Investing in innovation: meeting the needs of the public sector


In any sector, proving that your business’ product or service is worth investing in when everyone else is trying to get noticed can be a challenging endeavour.

This is especially the case for med-tech firms that are aiming to market new healthcare innovations to NHS decision-makers who are more reluctant than ever to spend money, or secure backing from investors who know the industry inside and out.

Listen to the woes of your industry

Throughout the process of creating a new product, you need to put the purpose of the product at the forefront rather than reflect on how impressive it is.

Ask yourself what issues are you trying to combat with this product? In healthcare for example, how can it revolutionise patient care, or maximise efficiency and change the way healthcare professionals use technology for the better? Finding that crucial gap in the market and focusing on it will help your business progress.

Don’t just focus on the product

The demise of many start-up businesses is often down to their passion overshadowing their business sense. You can have the most innovative idea that larger competitors haven’t thought of yet, inject lots of money, time and effort into it and feel proud knowing you have created something ground-breaking. But if it’s financially unsuitable for a public sector audience, meaning they will have to wait a long time to see a return on investment, it simply won’t take off.

You need a strong team that can provide the best of both worlds: the technical vision as well as the consumer insight and financial know-how.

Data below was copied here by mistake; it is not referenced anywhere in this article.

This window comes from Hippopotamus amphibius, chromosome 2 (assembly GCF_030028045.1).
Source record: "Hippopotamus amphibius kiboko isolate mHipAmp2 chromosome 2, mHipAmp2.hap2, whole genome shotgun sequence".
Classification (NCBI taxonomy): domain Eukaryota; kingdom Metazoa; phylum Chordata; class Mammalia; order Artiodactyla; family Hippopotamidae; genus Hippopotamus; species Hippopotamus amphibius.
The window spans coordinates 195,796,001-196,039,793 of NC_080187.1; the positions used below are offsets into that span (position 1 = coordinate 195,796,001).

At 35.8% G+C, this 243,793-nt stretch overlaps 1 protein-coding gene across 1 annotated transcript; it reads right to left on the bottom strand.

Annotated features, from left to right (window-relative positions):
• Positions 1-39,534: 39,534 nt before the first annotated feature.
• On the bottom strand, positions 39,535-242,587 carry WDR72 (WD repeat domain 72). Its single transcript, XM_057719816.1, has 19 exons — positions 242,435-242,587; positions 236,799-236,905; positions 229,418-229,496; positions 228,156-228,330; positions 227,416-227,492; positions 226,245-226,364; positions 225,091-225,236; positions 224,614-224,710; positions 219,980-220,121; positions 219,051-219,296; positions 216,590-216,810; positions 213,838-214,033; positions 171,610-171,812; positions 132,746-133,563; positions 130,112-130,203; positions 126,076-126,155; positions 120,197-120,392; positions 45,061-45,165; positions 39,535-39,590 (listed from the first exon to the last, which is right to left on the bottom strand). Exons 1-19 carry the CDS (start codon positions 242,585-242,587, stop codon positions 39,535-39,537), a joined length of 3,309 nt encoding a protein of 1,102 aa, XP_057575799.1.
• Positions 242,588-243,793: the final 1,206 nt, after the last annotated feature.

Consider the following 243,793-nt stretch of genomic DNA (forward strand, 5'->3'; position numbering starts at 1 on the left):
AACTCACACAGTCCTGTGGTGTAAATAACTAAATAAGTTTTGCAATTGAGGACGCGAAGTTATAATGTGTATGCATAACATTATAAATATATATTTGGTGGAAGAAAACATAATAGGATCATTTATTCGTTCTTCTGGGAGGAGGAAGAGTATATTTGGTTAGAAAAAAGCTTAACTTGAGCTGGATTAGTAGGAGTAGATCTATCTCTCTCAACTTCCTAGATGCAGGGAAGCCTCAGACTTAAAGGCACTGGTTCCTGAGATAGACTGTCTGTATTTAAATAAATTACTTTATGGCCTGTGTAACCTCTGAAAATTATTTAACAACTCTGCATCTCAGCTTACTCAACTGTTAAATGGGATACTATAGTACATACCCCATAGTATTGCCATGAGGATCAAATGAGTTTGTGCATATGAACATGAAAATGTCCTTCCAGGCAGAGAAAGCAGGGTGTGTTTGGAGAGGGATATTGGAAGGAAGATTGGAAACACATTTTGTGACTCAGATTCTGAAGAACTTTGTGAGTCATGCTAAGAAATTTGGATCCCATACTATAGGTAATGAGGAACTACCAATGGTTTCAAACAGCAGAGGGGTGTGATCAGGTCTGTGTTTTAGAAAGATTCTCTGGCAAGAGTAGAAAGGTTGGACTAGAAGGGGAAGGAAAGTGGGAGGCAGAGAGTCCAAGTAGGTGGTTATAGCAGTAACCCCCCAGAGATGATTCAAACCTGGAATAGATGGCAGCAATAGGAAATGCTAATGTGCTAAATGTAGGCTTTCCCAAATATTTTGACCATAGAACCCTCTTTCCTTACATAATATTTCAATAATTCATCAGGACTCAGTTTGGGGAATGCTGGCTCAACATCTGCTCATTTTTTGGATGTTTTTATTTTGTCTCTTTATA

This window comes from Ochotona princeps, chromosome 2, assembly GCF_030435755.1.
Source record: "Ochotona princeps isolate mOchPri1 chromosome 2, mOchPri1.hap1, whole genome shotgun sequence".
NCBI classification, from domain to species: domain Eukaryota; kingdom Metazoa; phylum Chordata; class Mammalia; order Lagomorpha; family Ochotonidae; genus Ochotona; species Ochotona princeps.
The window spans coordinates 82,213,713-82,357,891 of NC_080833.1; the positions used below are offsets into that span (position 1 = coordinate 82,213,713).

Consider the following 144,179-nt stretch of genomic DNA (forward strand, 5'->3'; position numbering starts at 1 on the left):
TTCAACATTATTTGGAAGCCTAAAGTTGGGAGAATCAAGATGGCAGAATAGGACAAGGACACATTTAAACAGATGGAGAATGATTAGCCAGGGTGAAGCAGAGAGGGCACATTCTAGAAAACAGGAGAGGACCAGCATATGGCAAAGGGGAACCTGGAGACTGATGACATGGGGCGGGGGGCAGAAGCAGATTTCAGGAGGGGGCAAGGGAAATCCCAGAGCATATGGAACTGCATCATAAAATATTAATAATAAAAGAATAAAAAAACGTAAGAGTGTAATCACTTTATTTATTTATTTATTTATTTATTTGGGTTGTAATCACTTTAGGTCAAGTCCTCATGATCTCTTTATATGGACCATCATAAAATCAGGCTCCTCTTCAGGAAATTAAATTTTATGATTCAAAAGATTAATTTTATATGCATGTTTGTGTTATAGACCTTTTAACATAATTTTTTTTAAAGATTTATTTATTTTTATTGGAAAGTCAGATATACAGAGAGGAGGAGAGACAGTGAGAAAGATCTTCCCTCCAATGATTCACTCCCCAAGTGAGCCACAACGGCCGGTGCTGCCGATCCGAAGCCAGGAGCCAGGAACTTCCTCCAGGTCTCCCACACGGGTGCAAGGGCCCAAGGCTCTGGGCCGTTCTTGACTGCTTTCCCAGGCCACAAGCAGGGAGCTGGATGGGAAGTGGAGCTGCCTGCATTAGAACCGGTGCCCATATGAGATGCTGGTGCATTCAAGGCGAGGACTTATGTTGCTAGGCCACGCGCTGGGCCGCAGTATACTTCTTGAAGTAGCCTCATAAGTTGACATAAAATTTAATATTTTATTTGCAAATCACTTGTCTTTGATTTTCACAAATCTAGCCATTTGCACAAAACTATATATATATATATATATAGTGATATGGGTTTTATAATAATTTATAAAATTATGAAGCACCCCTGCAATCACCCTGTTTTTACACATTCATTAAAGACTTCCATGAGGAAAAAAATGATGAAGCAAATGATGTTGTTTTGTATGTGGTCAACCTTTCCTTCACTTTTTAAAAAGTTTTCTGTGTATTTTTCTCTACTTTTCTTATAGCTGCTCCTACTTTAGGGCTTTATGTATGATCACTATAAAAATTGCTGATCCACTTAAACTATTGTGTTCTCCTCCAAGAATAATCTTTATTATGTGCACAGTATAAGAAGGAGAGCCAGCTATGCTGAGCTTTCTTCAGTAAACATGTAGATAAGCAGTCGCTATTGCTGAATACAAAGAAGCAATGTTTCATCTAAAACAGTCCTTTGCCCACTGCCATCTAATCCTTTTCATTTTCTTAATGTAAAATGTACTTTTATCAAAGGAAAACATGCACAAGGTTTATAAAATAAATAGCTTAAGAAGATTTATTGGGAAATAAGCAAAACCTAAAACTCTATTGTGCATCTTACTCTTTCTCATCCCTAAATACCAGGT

Take all feedback on board

For most businesses looking to secure investment from the public sector, consumer insight is incredibly useful and market research should never be ignored, whether it be through trials, focus groups or surveys. It can help you make sure your product is heading in the right direction and meets the needs of the people you’re targeting.

The med-tech industry, for example, can be costly, often requiring significant funding and support from investors. Paying attention to any feedback through a consumer insight exercise is a must to ensure you’re not wasting your money developing a product that doesn’t meet the NHS’ requirements.

Our device is currently at clinical trials across four major UK hospitals with some of the busiest A&E departments in Bristol, Nottingham, Leicester and Sheffield. Every bit of feedback we are getting, not just from NHS staff but also from chest pain patients, is being treated with the upmost importance and could influence any future developments.

For any fledgling business, starting out is never easy – and as any business owner knows, there are many risks associated with trying to build an established reputation. If new enterprises want to succeed in getting their ideas from concept to market, impressing potential investors and making a real difference, they need to find that fine balance between innovation and cost-effectiveness.

If you can demonstrate that your project will have significant positive impact as well as ensuring that you have robust USP’s to provide a product or service that will make a difference, then you’ll truly start to stand head and shoulders above the competition.

Steve Parker, CEO of Creavo Medical Technologies